Date of Award


Publication Type

Doctoral Thesis

Degree Name



Mechanical, Automotive, and Materials Engineering

First Advisor

Ming Zheng


combustion, engine, ignition



Creative Commons License

Creative Commons Attribution-Noncommercial-No Derivative Works 4.0 License
This work is licensed under a Creative Commons Attribution-Noncommercial-No Derivative Works 4.0 License.


The primary objective of the research was to study the limitations of the conventional spark ignition architecture with respect to ultra-lean and dilute combustion and develop ignition technologies and strategies that can facilitate such combustion strategies. A range of strategies using conventional and modified ignition coil systems were used in combustion chamber and engine tests to understand the effectiveness of the energy delivery mechanisms and different energy profiles. At operating conditions where the conventional ignition strategies had difficulties in achieving adequate ignition stability, the use of enhanced energy levels with different energy profiles for the achievement of effective ignition under high dilution ratio engine operating conditions was found to be necessary. A novel multiple-site ignition system was developed. It has been demonstrated to effectively deliver of ignition energy and achieved higher tolerance for lean combustion and high-dilution modes of combustion.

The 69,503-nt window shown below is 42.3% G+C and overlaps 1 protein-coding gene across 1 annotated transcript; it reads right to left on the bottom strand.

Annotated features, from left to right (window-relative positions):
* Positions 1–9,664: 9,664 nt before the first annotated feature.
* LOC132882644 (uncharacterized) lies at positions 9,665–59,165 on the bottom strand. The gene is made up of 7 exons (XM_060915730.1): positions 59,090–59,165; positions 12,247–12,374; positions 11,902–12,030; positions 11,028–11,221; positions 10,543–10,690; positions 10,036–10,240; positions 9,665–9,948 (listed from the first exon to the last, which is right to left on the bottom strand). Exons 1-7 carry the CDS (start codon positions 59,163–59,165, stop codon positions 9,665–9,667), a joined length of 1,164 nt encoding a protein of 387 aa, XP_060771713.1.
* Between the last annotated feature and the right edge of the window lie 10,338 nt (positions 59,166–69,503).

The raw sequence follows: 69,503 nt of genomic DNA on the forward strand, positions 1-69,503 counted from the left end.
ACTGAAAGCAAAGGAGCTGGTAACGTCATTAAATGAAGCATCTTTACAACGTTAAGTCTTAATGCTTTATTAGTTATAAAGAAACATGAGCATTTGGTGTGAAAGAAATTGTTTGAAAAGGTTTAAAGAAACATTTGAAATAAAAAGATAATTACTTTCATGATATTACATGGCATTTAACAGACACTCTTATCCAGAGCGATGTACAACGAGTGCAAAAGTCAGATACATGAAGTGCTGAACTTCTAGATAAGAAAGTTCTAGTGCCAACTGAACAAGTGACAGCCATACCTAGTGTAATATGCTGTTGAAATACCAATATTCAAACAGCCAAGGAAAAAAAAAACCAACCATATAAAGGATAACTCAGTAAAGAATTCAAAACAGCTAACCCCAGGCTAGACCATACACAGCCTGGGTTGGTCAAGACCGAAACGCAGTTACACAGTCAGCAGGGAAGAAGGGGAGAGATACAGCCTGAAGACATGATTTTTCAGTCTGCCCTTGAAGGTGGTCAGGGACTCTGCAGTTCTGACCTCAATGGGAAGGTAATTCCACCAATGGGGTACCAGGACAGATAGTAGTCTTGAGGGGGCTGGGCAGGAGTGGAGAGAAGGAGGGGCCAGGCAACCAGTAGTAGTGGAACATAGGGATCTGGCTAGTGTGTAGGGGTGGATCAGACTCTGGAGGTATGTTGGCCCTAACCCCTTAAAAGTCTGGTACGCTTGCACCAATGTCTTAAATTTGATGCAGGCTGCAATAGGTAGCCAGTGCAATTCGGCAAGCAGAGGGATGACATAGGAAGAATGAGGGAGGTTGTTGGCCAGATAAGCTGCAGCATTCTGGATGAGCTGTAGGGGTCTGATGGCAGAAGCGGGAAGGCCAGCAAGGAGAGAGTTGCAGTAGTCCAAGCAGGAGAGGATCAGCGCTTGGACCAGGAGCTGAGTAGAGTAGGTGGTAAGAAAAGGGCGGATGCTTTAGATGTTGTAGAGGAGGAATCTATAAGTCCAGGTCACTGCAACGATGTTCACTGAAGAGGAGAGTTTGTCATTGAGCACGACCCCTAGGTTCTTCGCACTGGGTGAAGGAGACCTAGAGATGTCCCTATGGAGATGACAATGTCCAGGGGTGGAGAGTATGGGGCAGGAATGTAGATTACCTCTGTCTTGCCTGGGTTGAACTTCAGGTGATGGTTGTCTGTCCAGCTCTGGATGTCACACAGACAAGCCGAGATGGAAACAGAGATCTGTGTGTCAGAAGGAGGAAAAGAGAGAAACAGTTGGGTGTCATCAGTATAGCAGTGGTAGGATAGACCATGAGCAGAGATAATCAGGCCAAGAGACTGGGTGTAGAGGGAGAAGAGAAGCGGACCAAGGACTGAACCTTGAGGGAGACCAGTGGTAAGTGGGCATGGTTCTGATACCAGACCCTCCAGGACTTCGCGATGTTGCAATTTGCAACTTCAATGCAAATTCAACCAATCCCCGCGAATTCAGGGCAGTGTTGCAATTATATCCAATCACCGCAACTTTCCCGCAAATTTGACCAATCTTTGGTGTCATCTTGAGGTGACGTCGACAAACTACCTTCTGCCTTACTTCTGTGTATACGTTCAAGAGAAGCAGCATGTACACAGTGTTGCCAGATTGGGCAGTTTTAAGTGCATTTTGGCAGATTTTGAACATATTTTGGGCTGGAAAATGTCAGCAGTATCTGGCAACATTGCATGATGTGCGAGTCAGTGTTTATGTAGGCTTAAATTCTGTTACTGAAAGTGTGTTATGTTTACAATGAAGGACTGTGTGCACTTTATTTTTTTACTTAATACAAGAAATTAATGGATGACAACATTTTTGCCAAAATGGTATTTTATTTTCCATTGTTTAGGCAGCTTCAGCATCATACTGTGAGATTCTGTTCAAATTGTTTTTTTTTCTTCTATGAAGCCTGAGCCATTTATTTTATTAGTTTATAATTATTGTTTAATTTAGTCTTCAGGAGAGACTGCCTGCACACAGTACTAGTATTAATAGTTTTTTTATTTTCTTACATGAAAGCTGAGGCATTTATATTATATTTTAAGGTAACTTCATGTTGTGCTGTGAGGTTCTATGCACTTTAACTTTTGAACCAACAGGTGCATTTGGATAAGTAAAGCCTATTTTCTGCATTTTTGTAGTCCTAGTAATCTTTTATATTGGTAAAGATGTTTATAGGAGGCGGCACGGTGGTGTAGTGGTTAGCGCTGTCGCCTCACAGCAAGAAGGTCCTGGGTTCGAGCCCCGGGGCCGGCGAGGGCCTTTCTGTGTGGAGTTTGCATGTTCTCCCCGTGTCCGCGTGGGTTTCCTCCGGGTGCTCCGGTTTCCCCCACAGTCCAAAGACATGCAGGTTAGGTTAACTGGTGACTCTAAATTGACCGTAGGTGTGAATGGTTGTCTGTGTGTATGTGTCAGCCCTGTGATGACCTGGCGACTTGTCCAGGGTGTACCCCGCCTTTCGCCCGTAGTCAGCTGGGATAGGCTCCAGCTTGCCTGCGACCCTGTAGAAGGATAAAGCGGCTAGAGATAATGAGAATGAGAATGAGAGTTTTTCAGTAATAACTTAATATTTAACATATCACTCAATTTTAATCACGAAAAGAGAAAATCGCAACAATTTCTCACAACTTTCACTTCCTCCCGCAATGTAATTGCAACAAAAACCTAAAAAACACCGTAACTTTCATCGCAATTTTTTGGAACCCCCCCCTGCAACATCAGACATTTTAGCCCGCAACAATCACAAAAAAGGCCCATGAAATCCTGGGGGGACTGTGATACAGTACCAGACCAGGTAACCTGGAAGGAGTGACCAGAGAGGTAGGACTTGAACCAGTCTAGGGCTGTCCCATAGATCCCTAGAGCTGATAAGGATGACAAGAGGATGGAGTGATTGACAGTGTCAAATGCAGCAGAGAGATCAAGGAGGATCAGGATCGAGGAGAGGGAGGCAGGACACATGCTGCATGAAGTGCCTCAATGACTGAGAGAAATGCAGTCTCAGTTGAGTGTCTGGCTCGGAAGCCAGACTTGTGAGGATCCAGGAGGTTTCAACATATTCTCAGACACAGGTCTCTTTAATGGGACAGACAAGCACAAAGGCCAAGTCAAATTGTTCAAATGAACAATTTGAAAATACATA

A radio-frequency non-thermal plasma ignition system was developed to investigate its ability to address some of the deficiencies of the spark ignition architecture. Compared to the conventional spark ignition architecture, the ignition volume induced by the corona discharge was greater in size and its growth was less impeded with the absence of a close ground electrode. The rapid energization and discharge characteristics additionally offered a more flexible control path. The formation of multiple ignition sites was possible, although implementation of the system in the engine environment has proven to be a continuing challenge.

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